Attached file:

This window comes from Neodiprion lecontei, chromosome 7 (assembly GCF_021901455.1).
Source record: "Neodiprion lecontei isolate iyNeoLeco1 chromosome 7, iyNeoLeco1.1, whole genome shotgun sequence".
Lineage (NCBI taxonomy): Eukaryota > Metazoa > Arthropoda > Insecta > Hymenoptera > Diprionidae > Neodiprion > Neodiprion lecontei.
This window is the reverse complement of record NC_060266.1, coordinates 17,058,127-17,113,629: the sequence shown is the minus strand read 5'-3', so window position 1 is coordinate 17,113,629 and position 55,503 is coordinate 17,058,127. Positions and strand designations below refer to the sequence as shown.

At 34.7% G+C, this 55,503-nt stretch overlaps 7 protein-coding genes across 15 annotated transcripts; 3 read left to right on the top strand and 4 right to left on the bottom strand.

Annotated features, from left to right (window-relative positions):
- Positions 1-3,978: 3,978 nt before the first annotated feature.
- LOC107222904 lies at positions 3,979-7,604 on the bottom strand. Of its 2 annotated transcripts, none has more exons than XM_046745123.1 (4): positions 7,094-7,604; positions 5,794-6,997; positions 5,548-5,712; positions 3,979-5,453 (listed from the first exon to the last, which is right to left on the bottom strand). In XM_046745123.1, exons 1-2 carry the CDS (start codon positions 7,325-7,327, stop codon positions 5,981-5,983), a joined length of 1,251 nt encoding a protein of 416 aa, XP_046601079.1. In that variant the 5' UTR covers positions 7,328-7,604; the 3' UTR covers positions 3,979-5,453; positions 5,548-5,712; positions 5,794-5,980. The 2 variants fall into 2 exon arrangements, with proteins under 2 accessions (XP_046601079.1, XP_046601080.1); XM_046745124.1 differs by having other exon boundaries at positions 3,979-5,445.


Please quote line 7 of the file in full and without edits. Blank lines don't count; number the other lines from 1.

- Positions 1-3,978: 3,978 nt before the first annotated feature.